Secure your climbing wall frame to the side of the garage, and then cover with the two pieces of plywood. At this point, you have the option of having your kids paint designs on their climbing wall. This is a perfect way to get them involved and let them be creative. Be sure to select a paint type that is easy to clean up. Let your newly-painted climbing wall dry for at least 1 to 2 days.
4. Attach Handholds
Let your newly-painted climbing wall dry for at least 1 to 2 days. After the climbing wall is dry, attach the set of handholds at regular climbing intervals, according to their instructions. There are also novelty handholds available in different shapes that can add some variety to the climbing wall. A lot of them are available in bright colors so that your kids can easily see the next hold while climbing. It is recommended to get a set of starter climbing holds, as these have been found to be easier for smaller hands to grasp. Spacing depends upon the size of the kids climbing.
Toddlers need more holds than older kids. They will have more fun if they can easily climb the wall. Use painters tape to layout your pattern. Start the first row about 8 inches off of where the floor mat will be. Put two holds 12 to 14 inches apart (measured dead center per hold). Then go up the wall adding tape every 8 to 10 inches up. Adjust a little and add some in the middle of the route every so often to give them more flexibility in the route they climb.
Lastly, a rope is needed for safety and for when the handholds seem more difficult at first. Cut a length of cotton rope at least the same height as the wall and secure it near the top with a sturdy eye screw.
Also Read: How to Relieve a Constipated Baby
How to Build a Rock Climbing Wall for Toddlers.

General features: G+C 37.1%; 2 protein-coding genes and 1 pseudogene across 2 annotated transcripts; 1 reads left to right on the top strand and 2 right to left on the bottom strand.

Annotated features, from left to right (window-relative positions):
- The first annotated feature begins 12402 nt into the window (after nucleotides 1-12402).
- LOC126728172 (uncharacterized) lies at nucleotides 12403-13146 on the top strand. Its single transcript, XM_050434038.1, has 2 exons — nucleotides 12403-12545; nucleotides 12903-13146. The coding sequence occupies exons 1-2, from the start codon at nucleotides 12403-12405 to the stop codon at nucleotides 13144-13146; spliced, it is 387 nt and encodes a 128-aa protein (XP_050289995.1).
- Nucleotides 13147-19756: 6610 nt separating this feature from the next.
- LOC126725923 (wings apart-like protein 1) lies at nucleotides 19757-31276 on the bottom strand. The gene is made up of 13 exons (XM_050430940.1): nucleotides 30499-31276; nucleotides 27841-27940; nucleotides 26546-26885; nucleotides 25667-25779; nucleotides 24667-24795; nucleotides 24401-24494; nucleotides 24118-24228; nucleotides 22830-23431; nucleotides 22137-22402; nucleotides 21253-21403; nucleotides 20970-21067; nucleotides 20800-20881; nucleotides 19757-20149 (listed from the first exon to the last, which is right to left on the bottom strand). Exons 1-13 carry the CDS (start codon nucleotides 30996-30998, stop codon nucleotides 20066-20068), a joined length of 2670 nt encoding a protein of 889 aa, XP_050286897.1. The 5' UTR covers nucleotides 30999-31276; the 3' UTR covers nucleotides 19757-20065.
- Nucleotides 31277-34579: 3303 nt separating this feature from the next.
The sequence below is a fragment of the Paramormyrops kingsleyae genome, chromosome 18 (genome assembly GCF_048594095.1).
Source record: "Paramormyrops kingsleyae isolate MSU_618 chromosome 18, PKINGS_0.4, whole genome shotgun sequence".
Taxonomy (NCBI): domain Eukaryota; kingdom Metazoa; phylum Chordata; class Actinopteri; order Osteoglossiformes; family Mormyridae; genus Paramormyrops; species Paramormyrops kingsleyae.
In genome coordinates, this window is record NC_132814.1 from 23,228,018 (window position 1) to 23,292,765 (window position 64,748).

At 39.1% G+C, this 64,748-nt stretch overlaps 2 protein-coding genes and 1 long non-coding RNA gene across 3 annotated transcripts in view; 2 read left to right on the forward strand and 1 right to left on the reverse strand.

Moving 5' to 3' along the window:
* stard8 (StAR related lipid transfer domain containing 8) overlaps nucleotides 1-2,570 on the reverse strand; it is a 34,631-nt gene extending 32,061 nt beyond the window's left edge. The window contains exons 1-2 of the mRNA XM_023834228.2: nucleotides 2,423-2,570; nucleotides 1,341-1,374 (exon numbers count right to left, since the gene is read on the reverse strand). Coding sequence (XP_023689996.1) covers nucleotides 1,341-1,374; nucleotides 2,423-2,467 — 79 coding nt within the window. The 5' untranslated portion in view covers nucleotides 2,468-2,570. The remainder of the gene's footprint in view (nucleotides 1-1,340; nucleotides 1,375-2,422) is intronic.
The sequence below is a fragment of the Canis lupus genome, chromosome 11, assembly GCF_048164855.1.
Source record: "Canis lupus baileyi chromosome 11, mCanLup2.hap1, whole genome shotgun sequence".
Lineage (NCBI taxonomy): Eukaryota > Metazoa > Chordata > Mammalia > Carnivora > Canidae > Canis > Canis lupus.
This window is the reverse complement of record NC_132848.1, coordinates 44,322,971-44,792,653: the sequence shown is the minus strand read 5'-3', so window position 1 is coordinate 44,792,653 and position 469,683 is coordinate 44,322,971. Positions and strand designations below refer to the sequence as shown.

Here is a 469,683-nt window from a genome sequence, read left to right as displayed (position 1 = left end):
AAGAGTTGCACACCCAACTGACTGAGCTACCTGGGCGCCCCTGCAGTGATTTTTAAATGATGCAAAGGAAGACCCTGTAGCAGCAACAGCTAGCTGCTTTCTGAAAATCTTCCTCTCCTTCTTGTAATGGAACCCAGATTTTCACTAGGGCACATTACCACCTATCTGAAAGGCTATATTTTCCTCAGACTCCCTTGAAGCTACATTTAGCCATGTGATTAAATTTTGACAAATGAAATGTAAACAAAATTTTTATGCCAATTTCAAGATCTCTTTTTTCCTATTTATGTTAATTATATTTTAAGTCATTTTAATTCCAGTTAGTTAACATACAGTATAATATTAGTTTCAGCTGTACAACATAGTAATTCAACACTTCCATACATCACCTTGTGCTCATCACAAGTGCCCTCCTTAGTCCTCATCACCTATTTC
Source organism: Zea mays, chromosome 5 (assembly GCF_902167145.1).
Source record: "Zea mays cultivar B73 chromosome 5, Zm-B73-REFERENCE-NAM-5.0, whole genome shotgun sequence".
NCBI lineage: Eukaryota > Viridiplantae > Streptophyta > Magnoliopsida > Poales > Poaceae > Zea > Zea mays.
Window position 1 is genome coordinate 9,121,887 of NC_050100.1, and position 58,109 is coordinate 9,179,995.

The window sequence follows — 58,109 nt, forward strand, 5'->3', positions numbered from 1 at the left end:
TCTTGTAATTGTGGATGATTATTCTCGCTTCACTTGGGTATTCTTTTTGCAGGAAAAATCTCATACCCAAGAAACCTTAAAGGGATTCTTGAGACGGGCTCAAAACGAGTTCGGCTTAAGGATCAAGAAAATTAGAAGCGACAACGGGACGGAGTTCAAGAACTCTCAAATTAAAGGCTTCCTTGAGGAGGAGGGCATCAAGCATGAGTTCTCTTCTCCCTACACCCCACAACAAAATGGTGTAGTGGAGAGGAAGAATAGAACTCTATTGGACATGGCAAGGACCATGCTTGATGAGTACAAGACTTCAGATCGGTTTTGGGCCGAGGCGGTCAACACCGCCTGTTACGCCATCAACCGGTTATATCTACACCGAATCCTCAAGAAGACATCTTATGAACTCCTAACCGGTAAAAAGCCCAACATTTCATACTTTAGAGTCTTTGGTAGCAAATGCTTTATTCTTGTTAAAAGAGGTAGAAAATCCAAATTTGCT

Gift your active toddler with a rock climbing wall, designed and made all by you! It’s simpler than you think, just follow the steps below;
Choose the best side of a 4 foot by 8 foot 3/4-inch plywood panel and use a tape measure and pencil to mark divisions on the board. Mark all four edges of the panel, 4 inches from the top and bottom, and 2 inches in from the sides. Snap chalk lines across these horizontal and vertical points.
Starting at the horizontal upper 4-inch line, divide the 8-foot sides into 8-inch segments, and snap chalk lines across the panel on these marks.
Mark points 6 inches in from the left side, and divide the top and bottom of the panel into five 8-inch segments starting at the left 6-inch line and ending at the right-hand 2-inch line. Form a grid by snapping chalk lines down the length of the panel across these points.
Boreholes with a 7/16-inch wood spade bit and drill/driver through the grid points on each odd row across the width, as follows: Drill the first hole through the point 6 inches in from the upper left. Drill the remaining five holes across the panel at 8-inch intervals, ending 2 inches from the right. Repeat by drilling holes through the remaining five odd rows the same way. Be sure to drill through from the good side.
Continue drilling through the even rows. Start the second row by drilling from left to right as follows: Begin with the first hole through the left-hand 2-inch mark. Drill the remaining five holes across the panel at 8-inch intervals, ending 6 inches from the right. Drill the remaining five even rows the same way. This gives you a staggered grid that provides a multitude of different mounting points for your climbing holds.